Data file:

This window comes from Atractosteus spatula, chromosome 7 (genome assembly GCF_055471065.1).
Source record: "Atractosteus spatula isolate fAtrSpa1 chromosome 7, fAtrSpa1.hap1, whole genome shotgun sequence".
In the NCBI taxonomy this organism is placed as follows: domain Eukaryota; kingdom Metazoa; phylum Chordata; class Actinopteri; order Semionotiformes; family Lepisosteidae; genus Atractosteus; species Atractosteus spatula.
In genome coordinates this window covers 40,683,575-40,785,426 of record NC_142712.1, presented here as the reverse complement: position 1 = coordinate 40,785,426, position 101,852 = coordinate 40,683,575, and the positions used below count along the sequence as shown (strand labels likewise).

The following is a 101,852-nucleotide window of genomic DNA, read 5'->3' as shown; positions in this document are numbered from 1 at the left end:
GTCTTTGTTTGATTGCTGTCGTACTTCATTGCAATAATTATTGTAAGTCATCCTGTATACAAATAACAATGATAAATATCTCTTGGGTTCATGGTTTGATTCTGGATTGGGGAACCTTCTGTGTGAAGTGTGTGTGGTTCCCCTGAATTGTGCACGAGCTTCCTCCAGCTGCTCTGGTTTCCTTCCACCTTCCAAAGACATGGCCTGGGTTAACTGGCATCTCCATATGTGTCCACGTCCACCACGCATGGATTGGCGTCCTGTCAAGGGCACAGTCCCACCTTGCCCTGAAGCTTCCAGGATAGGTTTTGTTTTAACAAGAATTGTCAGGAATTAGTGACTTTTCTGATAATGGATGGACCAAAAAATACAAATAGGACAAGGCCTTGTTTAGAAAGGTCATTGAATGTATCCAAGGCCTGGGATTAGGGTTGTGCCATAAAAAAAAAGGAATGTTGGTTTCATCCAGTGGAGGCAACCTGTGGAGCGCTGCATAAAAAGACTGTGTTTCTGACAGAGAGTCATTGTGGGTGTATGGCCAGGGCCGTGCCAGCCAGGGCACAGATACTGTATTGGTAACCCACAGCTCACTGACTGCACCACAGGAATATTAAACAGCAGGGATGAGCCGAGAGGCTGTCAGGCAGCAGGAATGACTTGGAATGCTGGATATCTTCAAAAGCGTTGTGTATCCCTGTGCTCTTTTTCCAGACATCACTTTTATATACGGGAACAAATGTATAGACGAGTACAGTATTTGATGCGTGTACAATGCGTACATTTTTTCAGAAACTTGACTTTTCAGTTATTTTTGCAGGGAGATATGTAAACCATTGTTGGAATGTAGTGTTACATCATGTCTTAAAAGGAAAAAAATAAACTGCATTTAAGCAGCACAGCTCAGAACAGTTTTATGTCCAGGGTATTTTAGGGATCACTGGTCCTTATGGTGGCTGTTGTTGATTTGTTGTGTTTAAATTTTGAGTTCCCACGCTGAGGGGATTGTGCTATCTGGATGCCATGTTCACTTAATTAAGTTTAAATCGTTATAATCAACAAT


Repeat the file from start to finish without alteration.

This window comes from Atractosteus spatula, chromosome 7 (genome assembly GCF_055471065.1).
Source record: "Atractosteus spatula isolate fAtrSpa1 chromosome 7, fAtrSpa1.hap1, whole genome shotgun sequence".
In the NCBI taxonomy this organism is placed as follows: domain Eukaryota; kingdom Metazoa; phylum Chordata; class Actinopteri; order Semionotiformes; family Lepisosteidae; genus Atractosteus; species Atractosteus spatula.
In genome coordinates this window covers 40,683,575-40,785,426 of record NC_142712.1, presented here as the reverse complement: position 1 = coordinate 40,785,426, position 101,852 = coordinate 40,683,575, and the positions used below count along the sequence as shown (strand labels likewise).

The following is a 101,852-nucleotide window of genomic DNA, read 5'->3' as shown; positions in this document are numbered from 1 at the left end:
GTCTTTGTTTGATTGCTGTCGTACTTCATTGCAATAATTATTGTAAGTCATCCTGTATACAAATAACAATGATAAATATCTCTTGGGTTCATGGTTTGATTCTGGATTGGGGAACCTTCTGTGTGAAGTGTGTGTGGTTCCCCTGAATTGTGCACGAGCTTCCTCCAGCTGCTCTGGTTTCCTTCCACCTTCCAAAGACATGGCCTGGGTTAACTGGCATCTCCATATGTGTCCACGTCCACCACGCATGGATTGGCGTCCTGTCAAGGGCACAGTCCCACCTTGCCCTGAAGCTTCCAGGATAGGTTTTGTTTTAACAAGAATTGTCAGGAATTAGTGACTTTTCTGATAATGGATGGACCAAAAAATACAAATAGGACAAGGCCTTGTTTAGAAAGGTCATTGAATGTATCCAAGGCCTGGGATTAGGGTTGTGCCATAAAAAAAAAGGAATGTTGGTTTCATCCAGTGGAGGCAACCTGTGGAGCGCTGCATAAAAAGACTGTGTTTCTGACAGAGAGTCATTGTGGGTGTATGGCCAGGGCCGTGCCAGCCAGGGCACAGATACTGTATTGGTAACCCACAGCTCACTGACTGCACCACAGGAATATTAAACAGCAGGGATGAGCCGAGAGGCTGTCAGGCAGCAGGAATGACTTGGAATGCTGGATATCTTCAAAAGCGTTGTGTATCCCTGTGCTCTTTTTCCAGACATCACTTTTATATACGGGAACAAATGTATAGACGAGTACAGTATTTGATGCGTGTACAATGCGTACATTTTTTCAGAAACTTGACTTTTCAGTTATTTTTGCAGGGAGATATGTAAACCATTGTTGGAATGTAGTGTTACATCATGTCTTAAAAGGAAAAAAATAAACTGCATTTAAGCAGCACAGCTCAGAACAGTTTTATGTCCAGGGTATTTTAGGGATCACTGGTCCTTATGGTGGCTGTTGTTGATTTGTTGTGTTTAAATTTTGAGTTCCCACGCTGAGGGGATTGTGCTATCTGGATGCCATGTTCACTTAATTAAGTTTAAATCGTTATAATCAACAAT